I was first gravitating towards the metallic duffles, but looking over to the backpacks section, I was suddenly reminded of this post by Steve of Style Salvage, which told the heartwarming story of how his recent purchase of a leather backpack reminded him of the joys of being a backpack-toting kid again. Though still unsure about the idea of carrying a backpack, I threw caution to the wind and purchased the AA metallic backpack in smoke, even at least to give my tired arms and palms the rest they deserved.

Much like in Steve's story, I now walk with a little more spring in my step when carrying my backpack, perhaps partly owing to the fact that I'm eager to show off something so shiny on my back, and also because I of my delight at being strolling around hands-free. It's like I'm a child again, carrying my backpack on a supercool field trip to just about anywhere I wanted. Sometimes, I think it makes me almost annoyingly perky.

today: Ray-ban wayfarers, American Apparel sweatshirt and metallic school bag, Topman cobalt blue shorts, loafers from Don Quijote

Now that I look at my favorite bag of the moment, there is something quite Raf Simons for Eastpak about it. It's got the classic old-school shapes of fall 2008's backpacks

crossed with the metallic elements of spring 2009.

Boy, has Raf Simons been getting a lot of love from this blog lately.

I think fashion is slowly warming up to backpacks again. Their prevalence in the nineties gave way to the messenger bag, which I didn't really care much for, because of the way it wrinkled your clothes and awkwardly cut your body diagonally. Then the messenger was taken over by the briefcase/overnight bag which became the accessory of choice on many a Dolce and Gabbana/Gucci runway. Blame it on fashion's obsession with everything young, or simply on its cyclical fickleness, but I think backpacks are having their moment right now.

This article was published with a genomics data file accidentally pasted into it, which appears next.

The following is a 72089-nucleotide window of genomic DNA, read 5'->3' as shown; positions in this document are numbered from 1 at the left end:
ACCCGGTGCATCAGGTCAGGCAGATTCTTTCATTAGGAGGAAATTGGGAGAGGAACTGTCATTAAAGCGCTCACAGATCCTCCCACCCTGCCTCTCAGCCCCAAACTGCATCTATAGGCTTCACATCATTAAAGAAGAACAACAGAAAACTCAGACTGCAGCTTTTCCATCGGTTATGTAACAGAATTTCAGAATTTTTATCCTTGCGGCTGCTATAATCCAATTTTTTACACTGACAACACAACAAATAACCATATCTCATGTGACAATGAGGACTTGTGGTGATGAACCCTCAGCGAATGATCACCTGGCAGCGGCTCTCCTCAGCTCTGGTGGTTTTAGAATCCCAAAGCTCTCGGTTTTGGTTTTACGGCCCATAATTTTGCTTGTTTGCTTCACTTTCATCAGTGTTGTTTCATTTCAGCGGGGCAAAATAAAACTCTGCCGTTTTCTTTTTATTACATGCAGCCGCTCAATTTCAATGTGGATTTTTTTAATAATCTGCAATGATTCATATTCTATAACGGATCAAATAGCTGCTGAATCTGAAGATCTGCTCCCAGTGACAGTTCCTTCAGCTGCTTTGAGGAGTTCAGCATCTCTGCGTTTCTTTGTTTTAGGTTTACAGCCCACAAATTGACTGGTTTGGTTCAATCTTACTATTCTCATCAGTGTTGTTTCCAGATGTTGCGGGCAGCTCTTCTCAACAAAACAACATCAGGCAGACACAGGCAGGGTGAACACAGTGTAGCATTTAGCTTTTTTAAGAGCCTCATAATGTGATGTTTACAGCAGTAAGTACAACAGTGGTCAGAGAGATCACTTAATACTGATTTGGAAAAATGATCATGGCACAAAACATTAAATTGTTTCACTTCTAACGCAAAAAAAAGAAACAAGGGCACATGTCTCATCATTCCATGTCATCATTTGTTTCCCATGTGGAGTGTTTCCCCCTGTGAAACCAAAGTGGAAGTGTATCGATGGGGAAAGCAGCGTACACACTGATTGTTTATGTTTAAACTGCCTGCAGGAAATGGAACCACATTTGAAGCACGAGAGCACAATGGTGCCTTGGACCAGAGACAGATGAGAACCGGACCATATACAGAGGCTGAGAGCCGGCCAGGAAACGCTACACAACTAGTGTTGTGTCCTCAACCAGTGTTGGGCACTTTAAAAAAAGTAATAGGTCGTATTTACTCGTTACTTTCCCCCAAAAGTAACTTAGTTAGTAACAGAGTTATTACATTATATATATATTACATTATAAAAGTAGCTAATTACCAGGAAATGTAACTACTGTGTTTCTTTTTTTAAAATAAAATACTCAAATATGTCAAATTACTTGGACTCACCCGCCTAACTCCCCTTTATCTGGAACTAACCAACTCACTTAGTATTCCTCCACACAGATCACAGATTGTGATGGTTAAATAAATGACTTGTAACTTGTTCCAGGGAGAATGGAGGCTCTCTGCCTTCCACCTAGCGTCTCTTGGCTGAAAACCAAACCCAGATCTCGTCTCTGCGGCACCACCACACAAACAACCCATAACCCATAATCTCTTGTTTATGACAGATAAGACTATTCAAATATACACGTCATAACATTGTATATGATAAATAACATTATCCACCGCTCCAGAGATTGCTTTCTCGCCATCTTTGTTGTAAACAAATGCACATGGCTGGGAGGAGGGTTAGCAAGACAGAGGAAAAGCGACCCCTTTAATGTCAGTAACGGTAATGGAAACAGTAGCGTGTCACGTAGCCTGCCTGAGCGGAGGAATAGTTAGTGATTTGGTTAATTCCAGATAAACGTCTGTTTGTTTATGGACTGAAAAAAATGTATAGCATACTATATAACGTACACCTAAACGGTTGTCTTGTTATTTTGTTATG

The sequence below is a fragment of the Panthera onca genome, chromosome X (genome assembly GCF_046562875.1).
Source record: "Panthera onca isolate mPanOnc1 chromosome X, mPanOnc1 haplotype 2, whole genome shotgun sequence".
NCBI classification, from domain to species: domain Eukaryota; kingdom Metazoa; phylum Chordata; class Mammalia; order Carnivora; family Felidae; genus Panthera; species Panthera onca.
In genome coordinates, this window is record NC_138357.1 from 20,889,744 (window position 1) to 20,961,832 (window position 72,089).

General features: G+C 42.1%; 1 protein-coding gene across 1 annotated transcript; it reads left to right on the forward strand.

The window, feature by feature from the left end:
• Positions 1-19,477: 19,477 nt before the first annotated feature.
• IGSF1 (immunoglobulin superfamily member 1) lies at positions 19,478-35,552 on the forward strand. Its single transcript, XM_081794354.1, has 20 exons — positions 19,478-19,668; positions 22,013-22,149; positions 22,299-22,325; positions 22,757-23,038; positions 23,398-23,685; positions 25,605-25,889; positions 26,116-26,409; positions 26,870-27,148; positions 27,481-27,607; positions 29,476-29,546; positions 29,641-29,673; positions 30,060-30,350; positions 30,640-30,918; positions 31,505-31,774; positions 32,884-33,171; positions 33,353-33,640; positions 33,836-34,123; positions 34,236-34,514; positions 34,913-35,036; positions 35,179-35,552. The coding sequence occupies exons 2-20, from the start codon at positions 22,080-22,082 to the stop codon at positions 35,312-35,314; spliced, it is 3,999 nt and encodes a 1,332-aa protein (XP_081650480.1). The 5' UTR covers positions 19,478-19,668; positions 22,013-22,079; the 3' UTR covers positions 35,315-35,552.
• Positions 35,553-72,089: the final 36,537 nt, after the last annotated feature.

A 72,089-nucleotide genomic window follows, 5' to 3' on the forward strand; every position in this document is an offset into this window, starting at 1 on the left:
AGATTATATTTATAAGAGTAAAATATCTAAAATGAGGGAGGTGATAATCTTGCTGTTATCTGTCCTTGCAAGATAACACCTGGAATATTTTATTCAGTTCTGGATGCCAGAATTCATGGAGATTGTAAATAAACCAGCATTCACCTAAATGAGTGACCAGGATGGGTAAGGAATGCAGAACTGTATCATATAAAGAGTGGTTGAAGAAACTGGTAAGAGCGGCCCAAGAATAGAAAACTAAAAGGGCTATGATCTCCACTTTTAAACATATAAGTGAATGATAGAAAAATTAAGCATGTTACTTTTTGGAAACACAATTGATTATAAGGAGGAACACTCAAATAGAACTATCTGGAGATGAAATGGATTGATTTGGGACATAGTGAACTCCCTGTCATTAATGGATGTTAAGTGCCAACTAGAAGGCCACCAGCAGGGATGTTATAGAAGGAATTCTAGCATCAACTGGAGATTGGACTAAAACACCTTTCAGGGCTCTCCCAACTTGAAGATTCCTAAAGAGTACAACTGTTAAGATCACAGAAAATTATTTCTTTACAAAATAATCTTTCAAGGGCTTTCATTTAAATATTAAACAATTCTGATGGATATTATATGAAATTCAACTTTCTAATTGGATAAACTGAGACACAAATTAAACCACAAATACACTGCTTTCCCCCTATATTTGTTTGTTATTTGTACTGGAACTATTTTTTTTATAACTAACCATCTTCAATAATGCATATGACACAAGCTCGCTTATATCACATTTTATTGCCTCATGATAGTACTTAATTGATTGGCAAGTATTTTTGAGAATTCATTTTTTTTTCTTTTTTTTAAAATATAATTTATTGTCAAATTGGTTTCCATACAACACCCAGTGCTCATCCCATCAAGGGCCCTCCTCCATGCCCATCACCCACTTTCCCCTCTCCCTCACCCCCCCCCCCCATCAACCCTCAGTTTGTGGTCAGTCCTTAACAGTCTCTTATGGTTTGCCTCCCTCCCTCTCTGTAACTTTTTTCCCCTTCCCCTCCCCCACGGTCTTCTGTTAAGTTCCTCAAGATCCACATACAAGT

In other unrelated news, I just learned about Porte Monnaie wallets from a tweet by Oki-ni. Hand-made in London, they feature minimalist designs, interesting, modern finishes, and my one requirement in buying a wallet: a coin pocket.

The Porte Monnaie classic wallet in black (GBP 69)

Their trademark origami-style coin pockets are achieved through the "paper-like tacitility of flash spun high density polyethylene that forms the back bone of a Porte Monnaie wallet" (from Oki-ni). I'm just not sure how this style of coin pocket would work in a dark parking garage where I'm in a hurry to dispense my coins for fear of being honked at by the car next in line at the exit counter. My other top picks:

the Porte Monnaie Chalk Wallet: white with gray distress marks (GBP 69)

and the Porte Monnaie Bow Tie Wallet (GBP 69). Very thedandyproject, don't you think?

Thursday, April 23, 2009

Raf Simons' Winged Wonders

Within a span of a few months, I have gone from being indifferent, to being slightly interested, to now being in awe of Raf Simons' work.  Ever a genius with abstract shapes, he creatively makes use of leather to come up with these "winged" shoes that demand a second look: a second look not of disgust, or of amusement (which is becoming easier and easier to achieve nowadays), but of appreciation for the organic beauty and the well thought out design of the pieces.  Mercury's winged footwear for today's fashion fans.

Raf Simons Spring 2009

I spotted these sculptural wonders a few months ago as they came out on the runway.

And I came across these beauties just tonight:
Raf Simons Leather Boot with Wing Detail at Browns

Though I do prefer the brogue versions, these boots are still a wonder to look at.